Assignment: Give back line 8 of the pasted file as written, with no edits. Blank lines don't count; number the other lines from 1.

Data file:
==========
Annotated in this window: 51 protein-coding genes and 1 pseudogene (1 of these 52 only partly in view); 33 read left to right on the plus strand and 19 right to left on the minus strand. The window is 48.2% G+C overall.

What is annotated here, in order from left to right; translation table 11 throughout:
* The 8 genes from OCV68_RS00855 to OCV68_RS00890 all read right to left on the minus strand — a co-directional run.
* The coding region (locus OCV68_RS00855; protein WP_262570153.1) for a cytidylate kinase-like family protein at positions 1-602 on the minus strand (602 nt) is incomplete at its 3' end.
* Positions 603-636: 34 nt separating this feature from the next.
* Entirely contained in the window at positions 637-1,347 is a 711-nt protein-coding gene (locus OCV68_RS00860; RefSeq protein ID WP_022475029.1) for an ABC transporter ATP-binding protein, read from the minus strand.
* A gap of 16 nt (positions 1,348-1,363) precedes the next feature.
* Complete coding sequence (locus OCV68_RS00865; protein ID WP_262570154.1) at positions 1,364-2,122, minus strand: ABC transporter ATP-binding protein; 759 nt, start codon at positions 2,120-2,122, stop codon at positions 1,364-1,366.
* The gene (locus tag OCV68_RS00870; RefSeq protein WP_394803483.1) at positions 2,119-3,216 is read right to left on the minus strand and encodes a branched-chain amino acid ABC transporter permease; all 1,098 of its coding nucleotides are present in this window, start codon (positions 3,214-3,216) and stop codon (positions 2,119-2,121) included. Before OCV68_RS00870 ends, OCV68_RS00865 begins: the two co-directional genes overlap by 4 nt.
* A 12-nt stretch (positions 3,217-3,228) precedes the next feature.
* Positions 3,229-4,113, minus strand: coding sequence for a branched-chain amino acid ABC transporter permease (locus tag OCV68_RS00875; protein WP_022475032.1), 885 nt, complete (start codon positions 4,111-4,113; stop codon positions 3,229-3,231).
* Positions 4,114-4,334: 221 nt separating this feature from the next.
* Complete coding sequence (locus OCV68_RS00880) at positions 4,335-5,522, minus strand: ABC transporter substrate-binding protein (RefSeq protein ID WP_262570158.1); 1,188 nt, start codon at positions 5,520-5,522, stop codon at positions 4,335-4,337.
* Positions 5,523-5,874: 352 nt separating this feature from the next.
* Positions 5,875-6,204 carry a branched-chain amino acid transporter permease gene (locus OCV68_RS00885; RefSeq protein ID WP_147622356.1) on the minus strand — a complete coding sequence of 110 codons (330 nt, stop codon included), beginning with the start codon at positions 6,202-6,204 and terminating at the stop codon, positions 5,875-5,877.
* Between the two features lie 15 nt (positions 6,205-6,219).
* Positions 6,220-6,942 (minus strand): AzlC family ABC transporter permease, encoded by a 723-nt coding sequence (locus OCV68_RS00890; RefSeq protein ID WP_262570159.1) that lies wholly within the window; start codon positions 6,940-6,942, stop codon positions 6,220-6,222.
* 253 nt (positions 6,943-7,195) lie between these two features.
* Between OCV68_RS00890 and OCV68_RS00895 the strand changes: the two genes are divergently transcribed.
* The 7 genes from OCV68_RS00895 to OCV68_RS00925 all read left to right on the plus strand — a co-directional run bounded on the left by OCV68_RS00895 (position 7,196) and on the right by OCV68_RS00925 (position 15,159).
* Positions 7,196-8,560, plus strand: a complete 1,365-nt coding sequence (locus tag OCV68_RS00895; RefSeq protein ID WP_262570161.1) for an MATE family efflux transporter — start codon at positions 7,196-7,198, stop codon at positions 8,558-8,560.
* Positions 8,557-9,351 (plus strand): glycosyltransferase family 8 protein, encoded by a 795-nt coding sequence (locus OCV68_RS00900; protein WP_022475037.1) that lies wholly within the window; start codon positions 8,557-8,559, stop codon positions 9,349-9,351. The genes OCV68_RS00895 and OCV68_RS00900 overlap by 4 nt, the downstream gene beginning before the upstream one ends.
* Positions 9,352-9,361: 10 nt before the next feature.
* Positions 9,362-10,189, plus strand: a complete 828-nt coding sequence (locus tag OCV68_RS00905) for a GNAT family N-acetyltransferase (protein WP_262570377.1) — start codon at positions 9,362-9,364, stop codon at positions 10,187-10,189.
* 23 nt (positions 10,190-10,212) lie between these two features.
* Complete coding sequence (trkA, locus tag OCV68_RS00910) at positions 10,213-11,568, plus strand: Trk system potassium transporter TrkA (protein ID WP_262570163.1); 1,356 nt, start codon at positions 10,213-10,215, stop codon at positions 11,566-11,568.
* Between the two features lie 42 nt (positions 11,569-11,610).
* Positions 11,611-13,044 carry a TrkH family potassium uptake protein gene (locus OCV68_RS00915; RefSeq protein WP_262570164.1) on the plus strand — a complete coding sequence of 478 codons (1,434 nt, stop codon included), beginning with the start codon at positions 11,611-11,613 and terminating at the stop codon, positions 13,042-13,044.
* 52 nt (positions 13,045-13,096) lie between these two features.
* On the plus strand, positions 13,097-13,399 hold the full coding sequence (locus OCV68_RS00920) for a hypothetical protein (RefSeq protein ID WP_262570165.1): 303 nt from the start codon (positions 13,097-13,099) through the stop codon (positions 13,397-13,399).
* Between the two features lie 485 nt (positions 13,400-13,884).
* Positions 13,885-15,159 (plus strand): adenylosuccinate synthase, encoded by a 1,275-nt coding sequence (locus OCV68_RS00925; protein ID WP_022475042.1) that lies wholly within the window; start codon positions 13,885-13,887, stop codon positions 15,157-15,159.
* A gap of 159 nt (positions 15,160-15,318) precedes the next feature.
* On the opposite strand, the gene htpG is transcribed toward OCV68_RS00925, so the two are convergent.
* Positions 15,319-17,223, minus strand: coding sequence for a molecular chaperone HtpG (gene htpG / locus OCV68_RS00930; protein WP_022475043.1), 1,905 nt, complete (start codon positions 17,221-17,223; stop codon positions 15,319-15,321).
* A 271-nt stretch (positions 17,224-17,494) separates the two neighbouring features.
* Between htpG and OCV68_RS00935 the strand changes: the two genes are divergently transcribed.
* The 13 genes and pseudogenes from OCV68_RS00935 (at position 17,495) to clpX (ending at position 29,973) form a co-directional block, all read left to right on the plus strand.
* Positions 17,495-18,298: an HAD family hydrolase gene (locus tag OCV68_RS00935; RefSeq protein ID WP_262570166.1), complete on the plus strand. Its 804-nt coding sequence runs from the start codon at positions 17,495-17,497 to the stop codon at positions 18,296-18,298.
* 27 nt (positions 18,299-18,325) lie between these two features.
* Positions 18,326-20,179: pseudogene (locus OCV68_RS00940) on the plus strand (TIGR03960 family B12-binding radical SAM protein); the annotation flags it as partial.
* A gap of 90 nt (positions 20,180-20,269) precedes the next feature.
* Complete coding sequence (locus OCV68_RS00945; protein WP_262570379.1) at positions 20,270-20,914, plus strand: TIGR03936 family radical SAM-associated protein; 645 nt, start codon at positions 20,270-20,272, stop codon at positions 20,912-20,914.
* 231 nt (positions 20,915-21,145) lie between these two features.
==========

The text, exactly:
* Complete coding sequence (locus OCV68_RS00865; protein ID WP_262570154.1) at positions 1,364-2,122, minus strand: ABC transporter ATP-binding protein; 759 nt, start codon at positions 2,120-2,122, stop codon at positions 1,364-1,366.